6) Chill for at least 3 hours. Drain and serve.

Ideas: I think these would also be good with some garlic and/or crushed red pepper added to the vinegar mixture. The recipe also suggests replacing the dill with the feathery leaves from a head of fennel. Yum.

Friday, January 1, 2016

| the best chocolate chip cookies I've ever made |

For Christmas, one of my co-workers gave me a jar of cookie mix. You know the stuff. I was amazed, when I made them, to discover they were the BEST chocolate chip cookies I've ever made. Ever. They were crispy on the outside and gooey-chewy on the inside. Perfection.

The ingredients are nothing special, so I think it must have been the odd technique I used to make them. Read on for details....

Layer in a wide-mouth pint jar, pressing each layer firmly before adding next ingredient.
1/4 c white sugar
1/2 c chocolate chips
1/2 c firmly packed brown sugar
1 1/4 c flour, mixed with 1/2 t. baking soda, 1/8 t. salt

Instructions on the gift:
1) Empty cookie mix into a large mixing bowl. Use your hands to thoroughly mix it all together.
2) Add: 6 T butter VERY soft, 1 small egg, 1/2 t. vanilla.
3) Mix until completely blended. You can use a pastry cutter or fork to help you mix in the butter. You will need to finish mixing with your hands. Squish, squish.
4) Shape into balls the size of walnuts and place 2'' apart on a baking sheet with parchment paper.
5) Bake at 350 for 10-12 minutes. Cool 10 minutes on baking sheet, then move to rack.
Makes about 18 cookies

That's it. It's almost like making biscuits, the way I cut the butter in. I'm never getting out the stand mixer again.

| seitan breakfast hash |

I recently tried making my own seitan. Turns out, it's incredibly easy and way cheaper than buying seitan. One batch of this recipe makes about 8 times as much as what you would find in a package of seitan at the grocery store. I freeze them in plastic baggies in their broth and that seems to work really well. Side note on that recipe: I've made it without nutritional yeast and it was fine. I've also made it without chickpea flour and, again, fine.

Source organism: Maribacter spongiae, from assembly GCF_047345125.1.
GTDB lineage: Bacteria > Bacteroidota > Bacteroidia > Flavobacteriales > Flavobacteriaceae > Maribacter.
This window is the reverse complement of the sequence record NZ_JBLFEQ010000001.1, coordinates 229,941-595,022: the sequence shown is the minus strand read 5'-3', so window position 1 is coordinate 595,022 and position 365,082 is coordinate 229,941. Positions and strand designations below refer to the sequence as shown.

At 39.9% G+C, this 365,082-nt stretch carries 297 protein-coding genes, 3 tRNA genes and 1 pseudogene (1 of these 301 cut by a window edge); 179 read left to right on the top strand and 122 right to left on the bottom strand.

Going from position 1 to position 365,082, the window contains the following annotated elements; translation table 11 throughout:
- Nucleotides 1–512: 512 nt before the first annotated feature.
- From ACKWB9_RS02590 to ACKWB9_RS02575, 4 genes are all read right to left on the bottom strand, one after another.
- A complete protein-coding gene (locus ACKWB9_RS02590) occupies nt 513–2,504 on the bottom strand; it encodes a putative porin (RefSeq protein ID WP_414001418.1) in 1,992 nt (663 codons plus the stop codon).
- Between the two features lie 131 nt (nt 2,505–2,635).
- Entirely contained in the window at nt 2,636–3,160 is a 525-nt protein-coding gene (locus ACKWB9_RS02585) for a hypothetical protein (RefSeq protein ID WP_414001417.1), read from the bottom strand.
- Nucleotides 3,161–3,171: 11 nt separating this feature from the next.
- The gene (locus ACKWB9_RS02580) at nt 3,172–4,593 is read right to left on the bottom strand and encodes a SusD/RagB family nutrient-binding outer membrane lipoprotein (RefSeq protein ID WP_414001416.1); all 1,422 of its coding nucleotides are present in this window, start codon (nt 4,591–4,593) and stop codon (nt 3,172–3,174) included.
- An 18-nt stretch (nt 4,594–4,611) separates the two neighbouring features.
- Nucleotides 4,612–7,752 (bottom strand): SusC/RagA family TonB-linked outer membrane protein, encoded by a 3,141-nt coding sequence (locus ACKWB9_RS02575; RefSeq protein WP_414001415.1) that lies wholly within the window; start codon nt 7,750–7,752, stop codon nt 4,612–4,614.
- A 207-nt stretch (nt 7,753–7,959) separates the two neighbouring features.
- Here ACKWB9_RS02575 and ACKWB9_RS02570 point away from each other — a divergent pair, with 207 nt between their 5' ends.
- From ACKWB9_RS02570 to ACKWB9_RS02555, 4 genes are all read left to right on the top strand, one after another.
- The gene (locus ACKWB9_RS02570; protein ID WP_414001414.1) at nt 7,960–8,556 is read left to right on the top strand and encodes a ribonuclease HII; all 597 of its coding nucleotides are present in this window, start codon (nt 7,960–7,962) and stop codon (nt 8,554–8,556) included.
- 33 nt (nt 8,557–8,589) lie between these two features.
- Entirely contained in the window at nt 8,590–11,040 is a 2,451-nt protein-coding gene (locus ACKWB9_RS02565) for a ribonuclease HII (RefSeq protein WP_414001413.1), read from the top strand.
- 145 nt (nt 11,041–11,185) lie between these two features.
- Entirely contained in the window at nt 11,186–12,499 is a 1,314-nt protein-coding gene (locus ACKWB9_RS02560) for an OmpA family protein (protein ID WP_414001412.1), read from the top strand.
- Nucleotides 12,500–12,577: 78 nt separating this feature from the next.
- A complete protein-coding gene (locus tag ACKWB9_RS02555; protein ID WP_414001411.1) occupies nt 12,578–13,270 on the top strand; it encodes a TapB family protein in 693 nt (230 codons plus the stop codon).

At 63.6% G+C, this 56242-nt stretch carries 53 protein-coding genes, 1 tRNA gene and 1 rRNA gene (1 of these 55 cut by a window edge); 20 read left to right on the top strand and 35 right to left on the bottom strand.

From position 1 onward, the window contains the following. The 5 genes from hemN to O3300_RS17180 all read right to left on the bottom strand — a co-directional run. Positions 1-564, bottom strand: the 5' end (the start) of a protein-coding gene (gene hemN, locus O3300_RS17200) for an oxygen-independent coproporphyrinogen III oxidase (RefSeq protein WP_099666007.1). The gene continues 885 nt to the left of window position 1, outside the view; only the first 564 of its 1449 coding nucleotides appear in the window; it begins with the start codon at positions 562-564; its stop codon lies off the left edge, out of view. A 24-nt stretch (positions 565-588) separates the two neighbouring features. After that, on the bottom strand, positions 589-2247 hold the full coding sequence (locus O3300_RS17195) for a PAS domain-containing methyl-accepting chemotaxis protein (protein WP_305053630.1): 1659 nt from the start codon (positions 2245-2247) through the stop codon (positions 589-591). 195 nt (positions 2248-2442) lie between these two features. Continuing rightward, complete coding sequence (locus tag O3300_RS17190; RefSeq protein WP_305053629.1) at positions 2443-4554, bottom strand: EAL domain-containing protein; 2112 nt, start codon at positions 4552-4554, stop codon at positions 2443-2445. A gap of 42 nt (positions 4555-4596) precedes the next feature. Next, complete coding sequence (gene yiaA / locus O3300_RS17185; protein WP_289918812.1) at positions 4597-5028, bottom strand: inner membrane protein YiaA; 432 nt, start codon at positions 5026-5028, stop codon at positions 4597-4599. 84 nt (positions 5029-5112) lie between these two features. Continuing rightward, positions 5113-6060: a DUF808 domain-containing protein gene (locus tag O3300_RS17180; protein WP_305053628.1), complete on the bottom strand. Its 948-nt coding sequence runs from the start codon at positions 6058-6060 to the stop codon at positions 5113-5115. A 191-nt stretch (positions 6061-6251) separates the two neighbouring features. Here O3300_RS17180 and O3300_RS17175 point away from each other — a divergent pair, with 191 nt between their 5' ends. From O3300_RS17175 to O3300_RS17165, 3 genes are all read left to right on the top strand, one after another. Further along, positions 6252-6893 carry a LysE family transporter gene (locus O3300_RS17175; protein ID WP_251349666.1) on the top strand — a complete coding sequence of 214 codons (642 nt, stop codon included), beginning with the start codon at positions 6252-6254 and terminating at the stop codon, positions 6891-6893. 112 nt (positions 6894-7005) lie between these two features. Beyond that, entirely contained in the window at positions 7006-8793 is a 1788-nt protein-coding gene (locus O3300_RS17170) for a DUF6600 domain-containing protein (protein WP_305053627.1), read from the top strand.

I love this stuff. Especially at breakfast. I often dice it and mix it with whatever veggies I have in the fridge and then just eat a pile of it. Yum. I've also made some excellent biscuits and gravy with it. SUPER YUM.

Here's a recipe for some quick and delicious vegetarian hash that I made up.

1) Saute some diced onion in olive oil. As they're cooking, dice up some new potatoes - very small. Add to the mix and let them cook until the onions are soft and the potatoes are starting to get crispy in some spots.
2) Salt generously and add a dash of smoked paprika. I like to add some minced garlic, too.
3) Add some liquid so the mix can simmer (this helps the potatoes cook). If you have seitan broth, use that. Meanwhile, dice up your seitan into little chunks and a bell pepper, too, if you've got one.
4) Cook the potato and onion mix in the broth until the broth is basically gone and the potatoes are starting to get soft. Add more broth as necessary and stir occasionally.
5) Add the peppers and seitan to the mix. Cook until the peppers are starting to soften. I like to add some butter along the way to help keep things from sticking and max out the flavor.
You're done. Enjoy! I like to put some sliced avocado on top.

Saturday, January 17, 2015

| perfect brussels sprouts |

I have perfected my method for preparing Brussels sprouts. I used to do dumb stuff like steam them, which was fast, but not as tasty. Or I'd just full-on roast them, which was yummy but took forever. This method takes about 15 minutes from start to finish and they are toasty on the outside, smooth on the inside. Perfection. If you've always been scared of Brussels sprouts, give this a try. I think you'll be pleasantly surprised.

  1. Turn on your oven to 400.
  2. Heat a cast iron skillet with a good high-heat oil in it (i.e. not olive oil) on the stovetop. My preference is coconut oil, but canola works fine, too.
  3. As the oil melts, you can pop small sprouts in whole. Cut the larger ones in half and toss them in as you go.